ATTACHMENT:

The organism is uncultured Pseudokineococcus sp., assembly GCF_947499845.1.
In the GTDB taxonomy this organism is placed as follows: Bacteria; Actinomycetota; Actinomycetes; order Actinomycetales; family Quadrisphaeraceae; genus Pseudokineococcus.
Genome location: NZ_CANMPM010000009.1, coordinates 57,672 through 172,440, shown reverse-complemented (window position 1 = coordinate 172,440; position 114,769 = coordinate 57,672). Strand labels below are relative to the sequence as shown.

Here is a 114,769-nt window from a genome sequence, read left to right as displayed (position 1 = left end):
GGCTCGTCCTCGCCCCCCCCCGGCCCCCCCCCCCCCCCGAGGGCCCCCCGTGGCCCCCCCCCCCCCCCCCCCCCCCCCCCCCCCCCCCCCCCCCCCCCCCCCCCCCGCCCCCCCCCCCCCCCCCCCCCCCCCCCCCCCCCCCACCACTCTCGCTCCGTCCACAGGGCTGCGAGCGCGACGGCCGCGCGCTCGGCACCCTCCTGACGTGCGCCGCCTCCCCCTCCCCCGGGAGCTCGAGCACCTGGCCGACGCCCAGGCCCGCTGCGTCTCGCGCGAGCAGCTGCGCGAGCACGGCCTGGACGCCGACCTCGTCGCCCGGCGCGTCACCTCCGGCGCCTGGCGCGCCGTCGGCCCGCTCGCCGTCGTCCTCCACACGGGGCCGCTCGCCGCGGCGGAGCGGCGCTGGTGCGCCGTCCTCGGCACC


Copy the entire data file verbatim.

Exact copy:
The organism is uncultured Pseudokineococcus sp., assembly GCF_947499845.1.
In the GTDB taxonomy this organism is placed as follows: Bacteria; Actinomycetota; Actinomycetes; order Actinomycetales; family Quadrisphaeraceae; genus Pseudokineococcus.
Genome location: NZ_CANMPM010000009.1, coordinates 57,672 through 172,440, shown reverse-complemented (window position 1 = coordinate 172,440; position 114,769 = coordinate 57,672). Strand labels below are relative to the sequence as shown.

Here is a 114,769-nt window from a genome sequence, read left to right as displayed (position 1 = left end):
GGCTCGTCCTCGCCCCCCCCCGGCCCCCCCCCCCCCCCGAGGGCCCCCCGTGGCCCCCCCCCCCCCCCCCCCCCCCCCCCCCCCCCCCCCCCCCCCCCCCCCCCCCGCCCCCCCCCCCCCCCCCCCCCCCCCCCCCCCCCCCACCACTCTCGCTCCGTCCACAGGGCTGCGAGCGCGACGGCCGCGCGCTCGGCACCCTCCTGACGTGCGCCGCCTCCCCCTCCCCCGGGAGCTCGAGCACCTGGCCGACGCCCAGGCCCGCTGCGTCTCGCGCGAGCAGCTGCGCGAGCACGGCCTGGACGCCGACCTCGTCGCCCGGCGCGTCACCTCCGGCGCCTGGCGCGCCGTCGGCCCGCTCGCCGTCGTCCTCCACACGGGGCCGCTCGCCGCGGCGGAGCGGCGCTGGTGCGCCGTCCTCGGCACC